3. Comparatively speaking, it rains money at the Navy Department
The Coast Guard’s entire budget for Fiscal Year 2015 was $9.8 billion, while the Navy’s was $148 billion.
4. They have different roles in combat
The Coast Guard’s role in combat has changed vastly over time. Since the early 1990’a and during the Gulf War, the Coast Guard’s combat role evolved to mostly port, maritime, and other asset security, as well as search and rescue. The Navy has a primarily defensive mission, prepared to fight back against a land-based or maritime enemy when called on.
5. The Coast Guard has more ships than you’d think (and more than the Navy)
The Coast Guard has nearly 200 cutters and 1400 small boats, while the Navy has 272 ships.
6. The Coast Guard paints operational aircraft orange
The Coast Guard is proud of its more than 200 aircraft, mainly consisting of the iconic orange and white helicopters. The Navy, on the other hand, has a fleet of more than 3,700 aircraft, making it the second largest air force in the world, second only to the US Air Force. (And the only orange Navy airplanes are trainers.)
7. If the Coast Guard’s missions make them ‘jacks of all trades,’ the Navy is a master of one
While the Navy serves to “maintain, train, and equip combat-ready naval forces capable of winning wars, deterring aggression and maintaining freedom of the seas.” The Coast Guard, on the other hand, has eleven missions ranging from marine safety to drug and migrant interdiction to icebreaking. Their missions range from saving someone in a sinking boat on the shores of San Diego to defense readiness in Bahrain.
8. USCG Rescue Swimmers are busier
While both the Coast Guard and Navy have a rate for rescue swimmers, the Coast Guard takes pride in having the unique ability for their Aviation Survival Technicians, also known as rescue swimmers, to save lives on a daily basis. ASTs serve with Coast Guard air stations, deploying with search and rescue operations to recover civilians from dangerous situations.
9. Coasties actually have more uniforms than the Navy
You can tell the difference just in looking at personnel – the Navy’s NWU are often made fun of for blending a sailor into the water, but the Coast Guard’s ODUs are no better. The Navy’s dress uniforms are also universally known, complete with the “Dixie Cup” cover, but the Coast Guard’s are primarily based off of the Air Forces, with a few exceptions including Officer Whites, based on the Navy’s. There are even Coast Guard units who wear the Navy’s Type IIIs.
10. Coasties are bit more specialized
Every branch has a different names for its occupational specialty – whether MOS, AFSC, or rate. The Coast Guard and Navy both share the name “rating” for their specialities. The Navy has nearly 90 specialized ratings, while the Coast Guard lumps theirs into just 21.
11. Basic Training for the Coast Guard is a lot harder than you think
Located on the shores of Lake Michigan, Great Lakes Training Center relies on a process called “Sailorization” to turn civilians into sailors over the course of eight weeks. The Coast Guard’s boot camp was based on Marine Corps boot camp, but shortened from twelve to eight weeks. Recruits are purposefully stressed to the maximum they can handle through intense and constant time pressure, sleep deprivation, and physical training. The process allows recruits to learn how to make the best decisions under the most pressure – something necessary when attempting to save a life on a sinking ship in foul weather.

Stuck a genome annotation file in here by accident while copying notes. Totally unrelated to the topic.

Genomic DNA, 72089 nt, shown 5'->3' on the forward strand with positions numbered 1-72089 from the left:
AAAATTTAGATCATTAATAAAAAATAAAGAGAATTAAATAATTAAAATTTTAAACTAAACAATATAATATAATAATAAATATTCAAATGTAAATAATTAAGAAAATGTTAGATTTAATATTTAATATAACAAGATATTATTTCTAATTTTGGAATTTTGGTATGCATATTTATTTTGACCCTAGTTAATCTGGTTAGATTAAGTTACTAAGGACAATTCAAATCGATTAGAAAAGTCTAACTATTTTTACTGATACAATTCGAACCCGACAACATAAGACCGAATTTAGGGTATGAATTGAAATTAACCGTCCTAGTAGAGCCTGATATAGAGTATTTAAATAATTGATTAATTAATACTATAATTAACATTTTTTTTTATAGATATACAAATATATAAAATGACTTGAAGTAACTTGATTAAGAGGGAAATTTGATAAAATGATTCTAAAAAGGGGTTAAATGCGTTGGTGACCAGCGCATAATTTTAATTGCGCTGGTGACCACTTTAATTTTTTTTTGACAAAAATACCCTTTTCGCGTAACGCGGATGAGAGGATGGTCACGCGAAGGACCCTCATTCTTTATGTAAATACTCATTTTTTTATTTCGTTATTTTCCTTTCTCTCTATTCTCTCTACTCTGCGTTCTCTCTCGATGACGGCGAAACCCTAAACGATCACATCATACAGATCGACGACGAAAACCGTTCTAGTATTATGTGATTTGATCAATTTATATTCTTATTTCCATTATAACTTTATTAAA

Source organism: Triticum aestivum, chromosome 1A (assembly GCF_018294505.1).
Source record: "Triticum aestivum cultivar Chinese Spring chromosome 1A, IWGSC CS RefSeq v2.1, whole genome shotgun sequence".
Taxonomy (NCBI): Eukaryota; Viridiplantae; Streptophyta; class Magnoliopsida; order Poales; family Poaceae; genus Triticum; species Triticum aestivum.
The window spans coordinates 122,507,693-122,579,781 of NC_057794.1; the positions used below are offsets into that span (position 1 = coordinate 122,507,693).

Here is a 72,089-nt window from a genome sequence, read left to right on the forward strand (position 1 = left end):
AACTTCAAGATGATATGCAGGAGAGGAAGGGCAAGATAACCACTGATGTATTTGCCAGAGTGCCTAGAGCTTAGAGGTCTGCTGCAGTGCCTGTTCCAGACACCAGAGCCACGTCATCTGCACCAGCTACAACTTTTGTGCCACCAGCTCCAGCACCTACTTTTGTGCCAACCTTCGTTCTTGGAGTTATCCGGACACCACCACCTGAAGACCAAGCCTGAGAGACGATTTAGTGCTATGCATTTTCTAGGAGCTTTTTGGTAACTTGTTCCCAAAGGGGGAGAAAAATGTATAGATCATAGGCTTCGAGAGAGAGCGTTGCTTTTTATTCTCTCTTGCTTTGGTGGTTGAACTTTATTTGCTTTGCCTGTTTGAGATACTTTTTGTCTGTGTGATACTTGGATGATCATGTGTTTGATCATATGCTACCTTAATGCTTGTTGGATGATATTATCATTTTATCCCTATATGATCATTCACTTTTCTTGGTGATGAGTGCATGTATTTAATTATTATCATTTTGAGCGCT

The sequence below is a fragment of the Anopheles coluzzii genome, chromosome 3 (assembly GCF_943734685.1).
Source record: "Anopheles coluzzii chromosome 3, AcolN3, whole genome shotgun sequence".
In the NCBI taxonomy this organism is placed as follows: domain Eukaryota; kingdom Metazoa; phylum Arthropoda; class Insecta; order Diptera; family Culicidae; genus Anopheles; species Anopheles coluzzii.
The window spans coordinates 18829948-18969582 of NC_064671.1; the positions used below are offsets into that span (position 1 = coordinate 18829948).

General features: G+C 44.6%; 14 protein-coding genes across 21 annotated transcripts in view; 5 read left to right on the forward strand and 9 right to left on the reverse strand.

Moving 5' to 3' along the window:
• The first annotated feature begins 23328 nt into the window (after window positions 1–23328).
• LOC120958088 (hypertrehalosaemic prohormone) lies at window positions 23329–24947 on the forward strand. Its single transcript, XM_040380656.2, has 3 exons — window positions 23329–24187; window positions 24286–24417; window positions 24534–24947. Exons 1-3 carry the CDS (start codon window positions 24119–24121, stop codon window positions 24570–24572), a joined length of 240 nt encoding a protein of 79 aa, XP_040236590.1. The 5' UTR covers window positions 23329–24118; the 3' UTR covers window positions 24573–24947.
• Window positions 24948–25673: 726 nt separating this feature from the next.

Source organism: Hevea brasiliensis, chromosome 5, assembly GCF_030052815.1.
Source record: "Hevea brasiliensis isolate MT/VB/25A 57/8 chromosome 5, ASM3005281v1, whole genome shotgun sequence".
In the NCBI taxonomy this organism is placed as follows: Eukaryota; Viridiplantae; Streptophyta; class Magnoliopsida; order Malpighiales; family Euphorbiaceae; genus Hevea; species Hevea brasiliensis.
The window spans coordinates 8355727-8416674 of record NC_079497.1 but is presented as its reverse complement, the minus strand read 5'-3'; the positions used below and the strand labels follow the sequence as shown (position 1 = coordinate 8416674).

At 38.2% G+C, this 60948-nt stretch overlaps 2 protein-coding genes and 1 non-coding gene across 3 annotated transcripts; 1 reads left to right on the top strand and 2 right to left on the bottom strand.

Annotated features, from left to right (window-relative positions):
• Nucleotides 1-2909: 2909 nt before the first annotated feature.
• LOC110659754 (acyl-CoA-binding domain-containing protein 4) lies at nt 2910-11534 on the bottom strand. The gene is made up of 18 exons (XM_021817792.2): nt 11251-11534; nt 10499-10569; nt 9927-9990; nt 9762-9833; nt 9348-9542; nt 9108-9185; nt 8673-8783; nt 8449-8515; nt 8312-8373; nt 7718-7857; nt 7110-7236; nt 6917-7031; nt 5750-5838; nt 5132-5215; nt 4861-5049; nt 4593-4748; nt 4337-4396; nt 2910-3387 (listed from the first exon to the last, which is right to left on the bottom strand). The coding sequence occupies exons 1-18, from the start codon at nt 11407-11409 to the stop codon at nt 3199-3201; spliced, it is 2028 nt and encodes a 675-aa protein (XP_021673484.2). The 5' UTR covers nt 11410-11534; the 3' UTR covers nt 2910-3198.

12. The Coast Guard filled in for the Navy after it was disbanded
The history of the branches isn’t what it always seems – While the Coast Guard’s history occasionally seems to be shrouded in mystery, it was founded as the Revenue Cutter Service on August 4, 1790. It has since been the longest continuous sea service in the United States. “But isn’t the Navy’s founding in 1775?” you might ask – and you would be correct. But shortly after the Revolutionary War ended, the Navy was disbanded, and was not reestablished until 1799, leaving the USRCS to serve the newly formed nation.
13. The USCG gets passed around a lot
The Navy has also been steadfastly its own branch of the military, as well as under the Department of Defense. The Coast Guard, on the other hand, has been under the Department of the Treasury, the Department of Transportation, Department of the Interior, the Department of Homeland Security, and yes, even under the Department of the Navy – five times.
14. Everyone has a chance to go to the Coast Guard Academy
Shown is an aerial view of the Coast Guard Academy with Hamilton Hall in center. (USCG photo by PA1 David Santos)
To apply to the U.S. Naval Academy, as well as the other service academies, a prospective student must be appointed by a member of the US Congress in addition to applying to USNA. The Coast Guard Academy, on the other hand, does not require congressional nomination, instead opening the applications to anyone and letting applicants be admitted solely on their own merit – both personal and academic.
15. Navy ships keep a supply of Coasties to maintain civil law and order